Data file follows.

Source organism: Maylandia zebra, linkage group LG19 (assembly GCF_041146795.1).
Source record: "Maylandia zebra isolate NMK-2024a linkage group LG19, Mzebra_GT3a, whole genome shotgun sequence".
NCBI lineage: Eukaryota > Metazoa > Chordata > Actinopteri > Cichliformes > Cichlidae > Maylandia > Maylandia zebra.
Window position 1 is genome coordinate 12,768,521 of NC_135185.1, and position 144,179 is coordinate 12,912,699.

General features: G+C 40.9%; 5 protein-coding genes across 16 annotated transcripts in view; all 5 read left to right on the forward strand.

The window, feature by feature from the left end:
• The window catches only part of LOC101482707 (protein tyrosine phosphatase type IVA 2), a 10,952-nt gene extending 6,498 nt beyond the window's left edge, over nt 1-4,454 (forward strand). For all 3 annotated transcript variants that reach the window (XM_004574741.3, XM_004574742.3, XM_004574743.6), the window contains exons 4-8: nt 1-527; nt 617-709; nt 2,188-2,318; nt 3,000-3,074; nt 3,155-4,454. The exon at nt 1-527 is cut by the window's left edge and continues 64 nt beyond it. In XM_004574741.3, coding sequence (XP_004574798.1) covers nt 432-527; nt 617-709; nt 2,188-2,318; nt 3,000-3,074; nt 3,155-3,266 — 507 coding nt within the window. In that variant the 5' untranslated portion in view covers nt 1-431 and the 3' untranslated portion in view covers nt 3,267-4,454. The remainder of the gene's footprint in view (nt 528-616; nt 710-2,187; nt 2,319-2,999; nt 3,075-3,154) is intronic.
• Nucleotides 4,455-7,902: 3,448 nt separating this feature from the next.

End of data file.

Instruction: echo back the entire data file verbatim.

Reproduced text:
Source organism: Maylandia zebra, linkage group LG19 (assembly GCF_041146795.1).
Source record: "Maylandia zebra isolate NMK-2024a linkage group LG19, Mzebra_GT3a, whole genome shotgun sequence".
NCBI lineage: Eukaryota > Metazoa > Chordata > Actinopteri > Cichliformes > Cichlidae > Maylandia > Maylandia zebra.
Window position 1 is genome coordinate 12,768,521 of NC_135185.1, and position 144,179 is coordinate 12,912,699.

General features: G+C 40.9%; 5 protein-coding genes across 16 annotated transcripts in view; all 5 read left to right on the forward strand.

The window, feature by feature from the left end:
• The window catches only part of LOC101482707 (protein tyrosine phosphatase type IVA 2), a 10,952-nt gene extending 6,498 nt beyond the window's left edge, over nt 1-4,454 (forward strand). For all 3 annotated transcript variants that reach the window (XM_004574741.3, XM_004574742.3, XM_004574743.6), the window contains exons 4-8: nt 1-527; nt 617-709; nt 2,188-2,318; nt 3,000-3,074; nt 3,155-4,454. The exon at nt 1-527 is cut by the window's left edge and continues 64 nt beyond it. In XM_004574741.3, coding sequence (XP_004574798.1) covers nt 432-527; nt 617-709; nt 2,188-2,318; nt 3,000-3,074; nt 3,155-3,266 — 507 coding nt within the window. In that variant the 5' untranslated portion in view covers nt 1-431 and the 3' untranslated portion in view covers nt 3,267-4,454. The remainder of the gene's footprint in view (nt 528-616; nt 710-2,187; nt 2,319-2,999; nt 3,075-3,154) is intronic.
• Nucleotides 4,455-7,902: 3,448 nt separating this feature from the next.